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Shame The Devil


Donna ScottEngland, 1643: The Civil War has created a great divide between those who support King Charles and those who would rather see his head on the block. Young Scot Colin Blackburne finds himself caught in the middle when he witnesses Parliamentarians murder his mother because of his father’s allegiance to the king. As further punishment, the family is sent to Yorkshire as indentured servants.

Mistreated by his master and tormented by a Parliamentarian soldier, Colin vows to take up arms for the king and seek vengeance against the men who killed his mother. The only bright spot in his life is his unexpected, and forbidden, friendship with his master’s daughter, Emma Hardcastle.

With her father constantly away on campaign and her mother plagued by madness, Emma is drawn to Colin and his brother, Roddy. She introduces them to her troubled neighbor Alston Egerton, who has a clandestine relationship with Stephen Kitts, the soldier out for Colin’s blood.

As they all become entangled in a twisted web of love, jealousy, desire, and betrayal, the war rages on around them. Resentful at being forced into servitude and forbidden from being with the woman he loves, Colin puts his plan for vengeance into motion, though it will have disastrous consequences for all of them.

Secrets are revealed and relationships are torn apart. With the country teetering on the brink of ruin, Emma fights to survive, Alston is forced to confront his demons, and Colin must decide whether his burning desire to fight for justice is worth sacrificing a future with the woman he loves.

Scott’s writing is magnificent . . . The intricately woven secrets and lies against the backdrop of an unprecedented dethroning of the monarchy make Shame the Devil a page-turning experience. Historical fiction and romance fans should not miss out on this book. Highly recommended.Chanticleer International Book Reviews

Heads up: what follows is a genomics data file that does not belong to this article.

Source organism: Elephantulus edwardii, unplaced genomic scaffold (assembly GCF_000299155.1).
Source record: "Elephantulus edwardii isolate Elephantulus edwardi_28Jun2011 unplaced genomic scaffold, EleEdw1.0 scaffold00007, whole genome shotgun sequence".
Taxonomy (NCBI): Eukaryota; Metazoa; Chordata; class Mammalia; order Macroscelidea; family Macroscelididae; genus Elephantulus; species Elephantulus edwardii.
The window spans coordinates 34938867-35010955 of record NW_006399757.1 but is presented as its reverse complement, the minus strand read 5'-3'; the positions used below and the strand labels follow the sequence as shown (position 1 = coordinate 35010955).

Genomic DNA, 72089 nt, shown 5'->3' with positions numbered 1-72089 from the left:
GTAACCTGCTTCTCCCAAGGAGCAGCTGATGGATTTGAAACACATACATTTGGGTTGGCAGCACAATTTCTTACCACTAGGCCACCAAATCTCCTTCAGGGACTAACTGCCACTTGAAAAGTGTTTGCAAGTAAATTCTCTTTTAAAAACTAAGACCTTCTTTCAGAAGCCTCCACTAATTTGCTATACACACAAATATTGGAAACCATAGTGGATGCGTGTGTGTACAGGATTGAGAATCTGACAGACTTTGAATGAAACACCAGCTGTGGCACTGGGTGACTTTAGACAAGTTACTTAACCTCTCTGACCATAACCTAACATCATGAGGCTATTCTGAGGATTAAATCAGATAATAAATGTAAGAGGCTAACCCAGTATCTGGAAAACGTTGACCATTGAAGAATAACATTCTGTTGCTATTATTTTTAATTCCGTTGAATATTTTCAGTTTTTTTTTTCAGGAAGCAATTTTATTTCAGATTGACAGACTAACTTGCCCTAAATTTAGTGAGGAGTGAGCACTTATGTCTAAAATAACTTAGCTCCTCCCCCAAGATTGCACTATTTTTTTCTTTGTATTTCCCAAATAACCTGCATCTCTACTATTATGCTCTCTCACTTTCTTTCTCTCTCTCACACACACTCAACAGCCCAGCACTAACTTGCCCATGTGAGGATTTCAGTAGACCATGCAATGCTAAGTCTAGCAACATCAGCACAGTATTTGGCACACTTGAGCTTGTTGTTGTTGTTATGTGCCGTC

Historical fiction at its best—an epic tale of romance and revenge during the English Civil War. Julie Shepard, Author

Coming Soon from Donna Scott

Please note that book covers below are for layout purposes only.

The Ecstasy

During a hot summer night in July of 1796, a merchant ship leaves on a three-month shipping expedition from Dover, England, to Bombay, India. A young widow ready to tour England in a fight supporting abolitionism, is abducted and brought aboard the ship. The captain insists he saved her from a mysterious stranger with deadly intentions, but she questions his true motives.

The Tacksman’s Daughter

It is 1692, and the exiled King James has just given the Scottish clans permission to pledge their loyalty to King William. The chief of the MacDonald clan, MacIain, arrives late to administer his oath of allegiance to the new king, and unknowingly gives the puppeteers of William’s new government all of the ammunition they need to punish the troublesome chief for his defiance.

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In 1788, exactly one hundred years before Jack the Ripper terrorizes the people of London, a sexual miscreant known as the London Monster roams the streets in search of his next victim. Thomas Hayes, having lost his mother in a vicious street assault as a child, becomes an underground pugilist on a mission to apprehend him. He is aided by Sophie Carlisle, a young journalist with…

Donna’s Featured Blog

  • The Buggery Act and Homosexuality in the 17th Century
    In Shame the Devil, Alston suffers horribly. As a young boy, he is confronted with feelings that are deemed unnatural and sinful. His Puritan upbringing insists that everything he thinks, feels, and knows about himself is the product of evil. However, once he meets the man who will guide him into a life he has only known as forbidden, he surrenders his fears and uncertainty and engages in a relationship that finally offers him the love he so desperately desires. But in the 17th century, this is a dangerous game to play. Today, we’d simply say that Alston is homosexual but in the 1600s, he would be called a sodomite. The term homosexuality wasn’t coined until 1869, and related terms such as […]